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February 1971

Some Thoughts on: Academic Medicine

Author Affiliations

New York

From the Department of Medicine, New York Hospital, Cornell Medical Center, New York.

Arch Intern Med. 1971;127(2):310-311. doi:10.1001/archinte.1971.00310140138022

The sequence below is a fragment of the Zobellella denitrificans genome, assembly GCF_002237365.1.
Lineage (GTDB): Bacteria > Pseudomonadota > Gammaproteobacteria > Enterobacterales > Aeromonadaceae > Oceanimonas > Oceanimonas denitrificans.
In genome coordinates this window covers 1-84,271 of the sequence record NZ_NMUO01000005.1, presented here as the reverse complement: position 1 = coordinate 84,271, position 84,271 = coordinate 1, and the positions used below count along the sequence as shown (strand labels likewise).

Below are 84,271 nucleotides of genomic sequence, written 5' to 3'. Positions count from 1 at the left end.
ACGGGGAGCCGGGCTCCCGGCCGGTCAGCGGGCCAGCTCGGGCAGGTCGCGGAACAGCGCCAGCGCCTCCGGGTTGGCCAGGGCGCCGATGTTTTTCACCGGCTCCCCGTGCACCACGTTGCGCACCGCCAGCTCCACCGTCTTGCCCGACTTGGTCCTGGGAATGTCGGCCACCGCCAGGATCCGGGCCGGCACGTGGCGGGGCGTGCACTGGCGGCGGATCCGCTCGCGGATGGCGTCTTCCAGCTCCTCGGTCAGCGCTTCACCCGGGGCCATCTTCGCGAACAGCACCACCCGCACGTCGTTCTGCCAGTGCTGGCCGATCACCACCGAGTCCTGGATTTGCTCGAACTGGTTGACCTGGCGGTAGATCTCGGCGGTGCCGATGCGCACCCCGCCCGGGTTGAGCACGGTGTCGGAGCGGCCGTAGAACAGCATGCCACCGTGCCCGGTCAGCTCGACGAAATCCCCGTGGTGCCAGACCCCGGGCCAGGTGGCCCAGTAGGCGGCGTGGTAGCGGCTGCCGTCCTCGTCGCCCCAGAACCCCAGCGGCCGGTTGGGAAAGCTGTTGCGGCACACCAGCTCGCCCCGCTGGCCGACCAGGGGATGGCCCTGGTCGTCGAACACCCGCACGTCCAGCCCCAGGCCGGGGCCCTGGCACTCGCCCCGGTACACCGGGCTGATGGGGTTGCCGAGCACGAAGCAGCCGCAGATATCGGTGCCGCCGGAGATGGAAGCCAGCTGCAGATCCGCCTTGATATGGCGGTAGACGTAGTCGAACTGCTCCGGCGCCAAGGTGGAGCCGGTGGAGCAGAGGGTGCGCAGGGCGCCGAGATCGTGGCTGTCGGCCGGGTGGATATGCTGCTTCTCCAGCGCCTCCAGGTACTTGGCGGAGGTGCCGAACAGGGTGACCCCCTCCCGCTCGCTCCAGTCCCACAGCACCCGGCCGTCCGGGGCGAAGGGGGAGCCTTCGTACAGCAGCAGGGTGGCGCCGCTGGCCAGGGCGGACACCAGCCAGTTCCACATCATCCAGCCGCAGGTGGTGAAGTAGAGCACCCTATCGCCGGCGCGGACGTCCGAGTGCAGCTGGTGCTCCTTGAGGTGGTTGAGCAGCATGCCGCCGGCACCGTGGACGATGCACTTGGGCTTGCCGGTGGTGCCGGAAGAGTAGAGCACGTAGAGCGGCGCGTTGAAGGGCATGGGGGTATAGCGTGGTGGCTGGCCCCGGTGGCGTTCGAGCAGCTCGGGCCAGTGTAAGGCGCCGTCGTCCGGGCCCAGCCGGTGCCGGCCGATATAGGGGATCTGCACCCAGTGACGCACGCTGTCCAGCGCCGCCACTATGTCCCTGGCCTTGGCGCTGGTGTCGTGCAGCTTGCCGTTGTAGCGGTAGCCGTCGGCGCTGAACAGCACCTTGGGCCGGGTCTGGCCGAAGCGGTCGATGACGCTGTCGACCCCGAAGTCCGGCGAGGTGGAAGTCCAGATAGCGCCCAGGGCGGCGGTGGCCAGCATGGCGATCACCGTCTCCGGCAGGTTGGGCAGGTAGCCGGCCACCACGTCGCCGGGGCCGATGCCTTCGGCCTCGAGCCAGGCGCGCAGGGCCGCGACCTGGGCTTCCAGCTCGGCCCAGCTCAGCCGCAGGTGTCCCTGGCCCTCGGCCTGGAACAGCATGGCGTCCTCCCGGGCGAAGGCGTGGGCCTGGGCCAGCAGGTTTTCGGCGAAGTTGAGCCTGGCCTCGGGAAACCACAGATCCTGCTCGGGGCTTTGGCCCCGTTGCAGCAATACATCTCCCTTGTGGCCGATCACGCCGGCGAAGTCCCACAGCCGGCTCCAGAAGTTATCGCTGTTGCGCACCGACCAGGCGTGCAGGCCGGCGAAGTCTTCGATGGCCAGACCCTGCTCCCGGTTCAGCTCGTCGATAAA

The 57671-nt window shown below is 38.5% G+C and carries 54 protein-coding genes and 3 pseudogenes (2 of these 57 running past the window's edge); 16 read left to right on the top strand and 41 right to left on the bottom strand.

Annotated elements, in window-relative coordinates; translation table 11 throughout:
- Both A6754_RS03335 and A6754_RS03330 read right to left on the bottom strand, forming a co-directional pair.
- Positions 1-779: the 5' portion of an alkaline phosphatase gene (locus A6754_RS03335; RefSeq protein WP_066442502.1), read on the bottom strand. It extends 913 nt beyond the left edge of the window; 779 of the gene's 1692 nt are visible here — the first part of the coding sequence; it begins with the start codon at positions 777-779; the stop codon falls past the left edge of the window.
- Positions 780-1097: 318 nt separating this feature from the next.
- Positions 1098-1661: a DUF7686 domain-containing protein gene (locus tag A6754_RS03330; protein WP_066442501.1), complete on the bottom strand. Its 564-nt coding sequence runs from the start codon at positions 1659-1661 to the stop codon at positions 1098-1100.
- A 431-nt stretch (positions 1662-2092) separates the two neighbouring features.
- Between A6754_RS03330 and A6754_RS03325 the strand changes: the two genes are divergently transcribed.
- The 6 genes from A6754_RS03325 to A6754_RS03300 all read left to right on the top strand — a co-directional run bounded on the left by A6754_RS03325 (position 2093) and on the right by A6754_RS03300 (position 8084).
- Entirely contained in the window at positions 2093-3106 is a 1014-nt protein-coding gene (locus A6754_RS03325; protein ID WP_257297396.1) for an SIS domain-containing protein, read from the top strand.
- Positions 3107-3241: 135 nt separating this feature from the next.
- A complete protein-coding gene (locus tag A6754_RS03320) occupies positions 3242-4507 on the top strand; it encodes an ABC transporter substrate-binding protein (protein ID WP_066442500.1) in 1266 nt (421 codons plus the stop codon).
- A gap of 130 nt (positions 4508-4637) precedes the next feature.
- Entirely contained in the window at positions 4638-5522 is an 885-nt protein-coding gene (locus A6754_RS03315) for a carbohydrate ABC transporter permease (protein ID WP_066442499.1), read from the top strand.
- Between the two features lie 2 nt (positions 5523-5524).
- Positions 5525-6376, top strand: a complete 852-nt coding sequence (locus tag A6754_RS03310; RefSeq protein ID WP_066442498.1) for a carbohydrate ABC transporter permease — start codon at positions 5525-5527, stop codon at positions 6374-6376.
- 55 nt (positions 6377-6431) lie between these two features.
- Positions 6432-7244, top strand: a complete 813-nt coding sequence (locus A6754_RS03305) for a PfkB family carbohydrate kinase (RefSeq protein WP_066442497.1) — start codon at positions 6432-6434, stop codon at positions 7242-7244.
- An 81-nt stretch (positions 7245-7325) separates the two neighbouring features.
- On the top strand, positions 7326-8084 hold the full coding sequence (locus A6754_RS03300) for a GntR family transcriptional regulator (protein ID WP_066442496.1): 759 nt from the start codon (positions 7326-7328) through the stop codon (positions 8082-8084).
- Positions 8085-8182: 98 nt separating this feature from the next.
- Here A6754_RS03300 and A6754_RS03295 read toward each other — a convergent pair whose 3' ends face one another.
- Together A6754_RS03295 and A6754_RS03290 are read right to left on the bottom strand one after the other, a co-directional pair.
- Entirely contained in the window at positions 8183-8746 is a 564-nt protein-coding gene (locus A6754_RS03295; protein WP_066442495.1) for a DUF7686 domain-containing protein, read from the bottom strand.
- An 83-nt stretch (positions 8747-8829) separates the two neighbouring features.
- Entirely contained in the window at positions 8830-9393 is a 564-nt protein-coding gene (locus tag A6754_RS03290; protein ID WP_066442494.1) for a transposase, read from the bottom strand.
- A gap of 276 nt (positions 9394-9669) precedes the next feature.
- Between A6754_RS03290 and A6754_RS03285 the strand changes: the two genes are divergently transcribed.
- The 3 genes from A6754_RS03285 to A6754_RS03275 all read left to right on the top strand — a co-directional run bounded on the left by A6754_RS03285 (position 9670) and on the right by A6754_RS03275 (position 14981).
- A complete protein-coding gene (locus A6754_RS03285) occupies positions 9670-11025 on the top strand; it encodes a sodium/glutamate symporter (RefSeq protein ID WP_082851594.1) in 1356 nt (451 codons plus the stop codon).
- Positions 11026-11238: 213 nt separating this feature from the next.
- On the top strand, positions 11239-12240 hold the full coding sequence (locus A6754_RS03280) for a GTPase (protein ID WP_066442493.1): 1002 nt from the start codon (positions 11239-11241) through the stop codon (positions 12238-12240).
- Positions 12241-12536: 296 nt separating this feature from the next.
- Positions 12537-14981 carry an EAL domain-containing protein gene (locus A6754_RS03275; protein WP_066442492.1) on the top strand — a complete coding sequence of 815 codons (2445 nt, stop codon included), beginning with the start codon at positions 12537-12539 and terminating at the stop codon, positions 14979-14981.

In the past 2½ decades there has occurred a very considerable expansion of medical school faculties in the United States. In the main this has reflected a commitment on the part of the federal government to support biomedical research, and has amounted to a quintupling of the number of those physicians holding full-time positions as faculty members. What this has meant, of course, is that large numbers of young physicians in training have elected to build and maintain their professional lives in close and continuing relation to university medical centers; that is, they have, in the parlance of the day, opted for "Academic Medicine." This term has come to mean, from a pragmatic point of view, activities carried out, usually on a full-time basis, in a university hospital setting, and characterized by a combination of research and teaching, together with some clinical responsibilities; the latter, more often than not, have

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